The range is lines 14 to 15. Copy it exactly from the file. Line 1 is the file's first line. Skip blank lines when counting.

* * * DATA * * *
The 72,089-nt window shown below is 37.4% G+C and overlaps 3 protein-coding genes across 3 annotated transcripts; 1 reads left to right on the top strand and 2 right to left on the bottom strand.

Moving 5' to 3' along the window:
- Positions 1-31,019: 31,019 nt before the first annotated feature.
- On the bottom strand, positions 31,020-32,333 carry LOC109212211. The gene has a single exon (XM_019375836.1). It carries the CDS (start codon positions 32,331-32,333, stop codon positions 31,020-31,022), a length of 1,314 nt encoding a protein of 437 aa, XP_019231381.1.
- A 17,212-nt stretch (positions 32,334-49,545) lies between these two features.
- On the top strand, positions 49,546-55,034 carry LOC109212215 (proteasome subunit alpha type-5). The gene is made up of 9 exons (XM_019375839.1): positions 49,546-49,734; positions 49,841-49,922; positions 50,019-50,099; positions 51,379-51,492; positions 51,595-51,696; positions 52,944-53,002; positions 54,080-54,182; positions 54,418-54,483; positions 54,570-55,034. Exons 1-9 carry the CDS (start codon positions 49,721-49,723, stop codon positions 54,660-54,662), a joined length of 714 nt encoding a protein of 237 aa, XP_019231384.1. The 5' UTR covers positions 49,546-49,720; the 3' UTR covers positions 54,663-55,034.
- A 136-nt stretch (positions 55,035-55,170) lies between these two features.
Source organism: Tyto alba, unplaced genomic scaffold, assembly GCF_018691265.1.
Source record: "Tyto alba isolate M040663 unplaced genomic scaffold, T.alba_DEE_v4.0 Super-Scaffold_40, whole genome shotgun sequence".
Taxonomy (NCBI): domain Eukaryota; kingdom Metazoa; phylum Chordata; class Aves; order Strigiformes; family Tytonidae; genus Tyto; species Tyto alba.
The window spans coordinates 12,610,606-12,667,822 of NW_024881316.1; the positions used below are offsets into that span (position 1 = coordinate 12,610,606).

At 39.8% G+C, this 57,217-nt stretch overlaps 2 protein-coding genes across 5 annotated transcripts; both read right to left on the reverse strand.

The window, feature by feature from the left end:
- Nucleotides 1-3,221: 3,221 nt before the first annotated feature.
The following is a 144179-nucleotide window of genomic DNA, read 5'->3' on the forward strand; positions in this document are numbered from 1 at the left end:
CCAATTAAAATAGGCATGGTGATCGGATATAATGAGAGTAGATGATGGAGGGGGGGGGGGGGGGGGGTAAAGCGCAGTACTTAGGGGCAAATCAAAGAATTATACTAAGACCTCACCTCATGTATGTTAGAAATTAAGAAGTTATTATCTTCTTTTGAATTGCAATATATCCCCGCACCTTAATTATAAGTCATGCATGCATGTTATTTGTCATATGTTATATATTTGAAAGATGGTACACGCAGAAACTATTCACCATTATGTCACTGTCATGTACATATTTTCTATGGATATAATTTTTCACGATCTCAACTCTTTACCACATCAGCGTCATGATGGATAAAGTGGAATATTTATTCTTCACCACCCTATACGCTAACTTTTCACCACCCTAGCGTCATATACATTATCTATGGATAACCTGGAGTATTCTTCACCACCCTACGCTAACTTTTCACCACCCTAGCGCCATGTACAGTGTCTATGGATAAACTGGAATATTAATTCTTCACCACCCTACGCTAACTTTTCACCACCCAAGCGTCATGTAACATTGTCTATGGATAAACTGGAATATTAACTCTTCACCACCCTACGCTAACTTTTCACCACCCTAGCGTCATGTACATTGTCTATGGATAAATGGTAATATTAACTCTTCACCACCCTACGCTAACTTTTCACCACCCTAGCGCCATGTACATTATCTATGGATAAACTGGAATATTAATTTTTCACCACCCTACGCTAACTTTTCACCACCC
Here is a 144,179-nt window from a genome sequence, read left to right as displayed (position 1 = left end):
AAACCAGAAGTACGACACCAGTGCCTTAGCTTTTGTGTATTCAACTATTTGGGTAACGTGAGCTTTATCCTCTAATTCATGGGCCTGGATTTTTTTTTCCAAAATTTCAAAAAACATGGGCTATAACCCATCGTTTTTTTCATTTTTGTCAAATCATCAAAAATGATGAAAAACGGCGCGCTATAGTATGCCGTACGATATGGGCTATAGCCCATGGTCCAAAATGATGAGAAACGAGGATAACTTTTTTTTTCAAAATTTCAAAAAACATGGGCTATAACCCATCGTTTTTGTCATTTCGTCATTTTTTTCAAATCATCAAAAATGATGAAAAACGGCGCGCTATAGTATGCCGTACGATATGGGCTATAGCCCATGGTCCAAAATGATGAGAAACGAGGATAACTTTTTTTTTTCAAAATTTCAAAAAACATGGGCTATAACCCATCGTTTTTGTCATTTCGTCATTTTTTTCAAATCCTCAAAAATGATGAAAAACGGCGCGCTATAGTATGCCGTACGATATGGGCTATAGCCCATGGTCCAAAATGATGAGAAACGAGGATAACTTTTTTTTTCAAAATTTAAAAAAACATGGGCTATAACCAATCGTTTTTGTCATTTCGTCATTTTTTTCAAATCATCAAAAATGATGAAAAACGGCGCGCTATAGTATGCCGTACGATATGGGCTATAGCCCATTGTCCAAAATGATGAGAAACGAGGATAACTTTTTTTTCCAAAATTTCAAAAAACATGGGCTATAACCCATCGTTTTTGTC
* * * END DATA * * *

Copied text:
- Nucleotides 1-3,221: 3,221 nt before the first annotated feature.
The following is a 144179-nucleotide window of genomic DNA, read 5'->3' on the forward strand; positions in this document are numbered from 1 at the left end: